The FINANCIAL -- Warning that measles can still kill, as dozens of cases reported in West Midlands. Doctors urged to be alert for symptoms, which can be confused with symptoms for other conditions. Young adults holidaying in Europe or attending music festivals at particular risk.
A new warning has been issued about the danger from measles, which has been on the rise in the West Midlands despite an announcement last year that the disease had effectively been eliminated in the UK.
There have been more than twice as many measles cases recorded in England and Wales in the first part of this year than in the whole of 2017, largely due to infections transported from Europe, according to Aston University.
A new report on the threat, published in the British Journal of General Practice, Online First, urges doctors to be particularly vigilant for symptoms, which can easily be confused with the symptoms for other diseases associated with a rash.
Report co-author Nick Harding, Honorary Senior Lecturer at Aston Medical School and Chair of Sandwell and West Birmingham NHS Trust, said:
“By the middle of last month, there had already been 82 cases of measles reported in the West Midlands alone this year.
“Bearing in mind that the disease has killed 48 people in the EU since 2016, it’s crucial that we don’t let measles get a foothold here again, and doctors need to be super-vigilant.”
European measles outbreaks have arisen in countries where MMR (Measles, Mumps and Rubella) vaccine uptake has been low, including Romania, France, Greece and Italy.
In the UK, coverage for the first dose of MMR vaccine in five-year-olds has reached the World Health Organisation target of 95 per cent, and recent outbreaks are affecting mainly young adults who were not vaccinated when they were younger.
The report’s lead author, Dr Maliha Moten, emphasised how important it was for doctors to be aware that measles is still a threat, saying:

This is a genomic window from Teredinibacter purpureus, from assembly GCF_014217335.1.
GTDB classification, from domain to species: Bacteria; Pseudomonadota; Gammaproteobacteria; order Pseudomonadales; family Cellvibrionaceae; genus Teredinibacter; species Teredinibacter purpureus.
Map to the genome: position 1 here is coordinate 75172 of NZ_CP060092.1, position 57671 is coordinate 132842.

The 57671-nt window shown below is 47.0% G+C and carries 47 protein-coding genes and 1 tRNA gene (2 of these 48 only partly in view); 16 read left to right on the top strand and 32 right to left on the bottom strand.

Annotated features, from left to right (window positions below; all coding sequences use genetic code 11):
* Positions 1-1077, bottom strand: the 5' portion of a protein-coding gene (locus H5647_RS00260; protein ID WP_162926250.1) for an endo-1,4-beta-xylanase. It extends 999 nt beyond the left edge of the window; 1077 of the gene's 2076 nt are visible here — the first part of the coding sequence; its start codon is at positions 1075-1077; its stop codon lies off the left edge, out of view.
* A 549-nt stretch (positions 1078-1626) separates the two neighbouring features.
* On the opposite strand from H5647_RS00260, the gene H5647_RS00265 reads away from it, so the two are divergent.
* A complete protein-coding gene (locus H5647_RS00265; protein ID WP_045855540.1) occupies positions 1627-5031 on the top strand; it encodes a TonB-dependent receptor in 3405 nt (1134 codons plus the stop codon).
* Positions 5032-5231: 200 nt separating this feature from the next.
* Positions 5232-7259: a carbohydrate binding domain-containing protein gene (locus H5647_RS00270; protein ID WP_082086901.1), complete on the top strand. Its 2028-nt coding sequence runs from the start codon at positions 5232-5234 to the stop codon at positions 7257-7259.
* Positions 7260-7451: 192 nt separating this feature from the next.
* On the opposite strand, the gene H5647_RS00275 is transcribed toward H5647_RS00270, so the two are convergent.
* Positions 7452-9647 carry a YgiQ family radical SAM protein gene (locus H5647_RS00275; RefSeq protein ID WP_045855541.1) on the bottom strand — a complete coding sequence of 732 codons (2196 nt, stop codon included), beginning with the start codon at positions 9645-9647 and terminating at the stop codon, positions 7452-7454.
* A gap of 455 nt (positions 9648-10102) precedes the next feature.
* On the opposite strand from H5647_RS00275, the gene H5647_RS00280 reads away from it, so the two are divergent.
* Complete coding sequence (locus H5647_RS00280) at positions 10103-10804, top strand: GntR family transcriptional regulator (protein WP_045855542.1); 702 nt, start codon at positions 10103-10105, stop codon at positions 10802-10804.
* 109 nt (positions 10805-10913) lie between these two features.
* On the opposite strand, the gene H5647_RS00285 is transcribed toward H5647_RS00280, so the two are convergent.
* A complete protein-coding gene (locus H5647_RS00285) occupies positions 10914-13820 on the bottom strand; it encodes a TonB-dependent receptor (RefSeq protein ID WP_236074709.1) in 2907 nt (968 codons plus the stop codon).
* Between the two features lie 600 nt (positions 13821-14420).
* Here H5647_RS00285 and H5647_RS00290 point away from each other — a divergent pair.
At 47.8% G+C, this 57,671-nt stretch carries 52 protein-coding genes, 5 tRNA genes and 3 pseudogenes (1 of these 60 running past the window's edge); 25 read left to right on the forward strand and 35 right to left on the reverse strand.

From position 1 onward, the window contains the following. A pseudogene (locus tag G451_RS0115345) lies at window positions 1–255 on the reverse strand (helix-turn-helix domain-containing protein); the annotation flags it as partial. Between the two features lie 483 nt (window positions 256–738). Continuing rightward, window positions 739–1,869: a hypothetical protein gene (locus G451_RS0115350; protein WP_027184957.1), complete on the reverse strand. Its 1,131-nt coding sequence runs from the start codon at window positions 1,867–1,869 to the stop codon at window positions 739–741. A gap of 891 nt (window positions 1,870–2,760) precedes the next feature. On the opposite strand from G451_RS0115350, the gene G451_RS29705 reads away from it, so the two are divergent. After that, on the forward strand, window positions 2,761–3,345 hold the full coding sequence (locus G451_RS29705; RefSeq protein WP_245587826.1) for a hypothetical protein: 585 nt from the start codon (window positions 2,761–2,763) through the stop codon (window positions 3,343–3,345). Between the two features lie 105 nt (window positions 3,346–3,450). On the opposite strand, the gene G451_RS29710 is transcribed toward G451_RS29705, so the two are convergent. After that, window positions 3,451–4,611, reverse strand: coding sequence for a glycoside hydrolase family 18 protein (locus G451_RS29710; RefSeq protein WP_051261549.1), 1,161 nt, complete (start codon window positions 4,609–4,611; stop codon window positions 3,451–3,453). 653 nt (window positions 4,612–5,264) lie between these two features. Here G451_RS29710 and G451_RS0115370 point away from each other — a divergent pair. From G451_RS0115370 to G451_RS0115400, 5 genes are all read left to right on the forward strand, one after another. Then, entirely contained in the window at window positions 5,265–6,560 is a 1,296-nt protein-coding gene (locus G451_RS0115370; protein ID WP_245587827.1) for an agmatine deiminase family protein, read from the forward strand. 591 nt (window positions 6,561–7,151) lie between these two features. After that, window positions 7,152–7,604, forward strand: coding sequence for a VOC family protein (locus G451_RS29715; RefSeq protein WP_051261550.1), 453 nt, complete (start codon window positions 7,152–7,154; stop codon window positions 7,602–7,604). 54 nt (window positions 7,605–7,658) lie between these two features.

“The diagnosis of measles can be easily missed because of its similar presentation to other common febrile illnesses associated with a rash.
“It is therefore vital GPs have a high level of clinical suspicion, particularly in children who may be under-vaccinated, live in high-risk communities, or have recently travelled to areas where measles is still endemic, and work in partnership with Public Health England to support the control of measles in the UK.”
The rise in recorded cases of the disease has prompted PHE to declare a national measles incident.
Young people in particular are being urged to ensure they receive both doses of the MMR vaccine before holidaying abroad. They have also been warned that environments such as music festivals provide ideal conditions for the disease to spread.
The symptoms include:
Cold-like symptoms, such as a runny nose, sneezing, and a cough
Sore, red eyes that may be sensitive to light
A high temperature which may reach around 40C
Small greyish-white spots on the inside of the cheeks
A few days later, a red-brown blotchy rash will appear. This usually starts on the head or upper neck, before spreading to the rest of the body.